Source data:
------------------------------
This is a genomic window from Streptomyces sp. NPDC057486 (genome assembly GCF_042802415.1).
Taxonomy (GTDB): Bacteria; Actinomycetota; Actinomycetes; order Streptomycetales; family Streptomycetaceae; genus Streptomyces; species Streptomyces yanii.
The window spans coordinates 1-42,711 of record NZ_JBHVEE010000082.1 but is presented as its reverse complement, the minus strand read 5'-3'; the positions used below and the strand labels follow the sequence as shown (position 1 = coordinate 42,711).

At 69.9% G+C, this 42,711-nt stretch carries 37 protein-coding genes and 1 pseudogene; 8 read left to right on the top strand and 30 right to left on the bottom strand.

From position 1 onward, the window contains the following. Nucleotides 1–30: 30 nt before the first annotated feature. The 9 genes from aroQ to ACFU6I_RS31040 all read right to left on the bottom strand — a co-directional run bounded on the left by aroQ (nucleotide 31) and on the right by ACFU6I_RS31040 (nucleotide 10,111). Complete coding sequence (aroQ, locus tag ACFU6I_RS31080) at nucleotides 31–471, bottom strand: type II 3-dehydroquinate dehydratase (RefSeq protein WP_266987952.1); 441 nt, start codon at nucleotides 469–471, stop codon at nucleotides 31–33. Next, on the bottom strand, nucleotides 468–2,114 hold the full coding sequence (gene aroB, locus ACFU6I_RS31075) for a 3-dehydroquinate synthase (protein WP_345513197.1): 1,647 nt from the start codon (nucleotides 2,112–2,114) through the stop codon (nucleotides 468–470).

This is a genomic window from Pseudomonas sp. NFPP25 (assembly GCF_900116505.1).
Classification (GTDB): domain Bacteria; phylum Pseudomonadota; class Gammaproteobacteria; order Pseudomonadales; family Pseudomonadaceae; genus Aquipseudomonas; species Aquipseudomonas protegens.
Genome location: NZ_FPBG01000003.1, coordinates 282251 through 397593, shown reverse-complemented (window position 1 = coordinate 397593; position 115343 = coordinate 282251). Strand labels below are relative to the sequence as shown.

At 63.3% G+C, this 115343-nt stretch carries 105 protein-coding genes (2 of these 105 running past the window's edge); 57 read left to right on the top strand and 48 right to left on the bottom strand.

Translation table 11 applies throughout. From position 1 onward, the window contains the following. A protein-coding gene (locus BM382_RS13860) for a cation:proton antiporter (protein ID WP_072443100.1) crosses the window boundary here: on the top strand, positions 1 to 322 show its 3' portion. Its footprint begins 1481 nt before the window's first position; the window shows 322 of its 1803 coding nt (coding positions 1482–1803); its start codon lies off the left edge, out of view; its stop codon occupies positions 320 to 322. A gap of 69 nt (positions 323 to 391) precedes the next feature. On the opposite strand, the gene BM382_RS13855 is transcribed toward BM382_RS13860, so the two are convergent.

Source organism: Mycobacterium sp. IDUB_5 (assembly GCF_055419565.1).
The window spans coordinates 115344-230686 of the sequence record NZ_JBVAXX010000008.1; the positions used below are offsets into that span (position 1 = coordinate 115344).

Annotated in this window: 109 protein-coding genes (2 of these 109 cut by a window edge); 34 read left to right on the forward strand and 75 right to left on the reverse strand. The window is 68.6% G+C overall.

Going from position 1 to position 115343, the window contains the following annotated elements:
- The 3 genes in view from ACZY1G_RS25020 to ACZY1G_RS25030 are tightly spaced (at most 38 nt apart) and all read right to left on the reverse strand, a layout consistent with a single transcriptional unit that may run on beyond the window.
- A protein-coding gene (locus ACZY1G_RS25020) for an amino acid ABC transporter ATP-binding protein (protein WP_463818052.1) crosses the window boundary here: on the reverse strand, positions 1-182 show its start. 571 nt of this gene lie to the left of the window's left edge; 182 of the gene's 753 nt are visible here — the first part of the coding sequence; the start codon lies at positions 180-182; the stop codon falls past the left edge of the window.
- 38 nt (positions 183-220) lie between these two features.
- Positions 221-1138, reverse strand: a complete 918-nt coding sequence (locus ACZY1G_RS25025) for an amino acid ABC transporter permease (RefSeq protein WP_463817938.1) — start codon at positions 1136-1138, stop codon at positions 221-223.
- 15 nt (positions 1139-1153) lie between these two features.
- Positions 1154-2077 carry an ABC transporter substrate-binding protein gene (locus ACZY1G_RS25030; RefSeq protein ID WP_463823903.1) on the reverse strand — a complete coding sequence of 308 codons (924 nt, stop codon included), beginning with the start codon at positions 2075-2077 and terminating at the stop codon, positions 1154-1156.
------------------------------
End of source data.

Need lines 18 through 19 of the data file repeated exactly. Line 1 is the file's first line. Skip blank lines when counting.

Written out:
- Positions 221-1138, reverse strand: a complete 918-nt coding sequence (locus ACZY1G_RS25025) for an amino acid ABC transporter permease (RefSeq protein WP_463817938.1) — start codon at positions 1136-1138, stop codon at positions 221-223.
- 15 nt (positions 1139-1153) lie between these two features.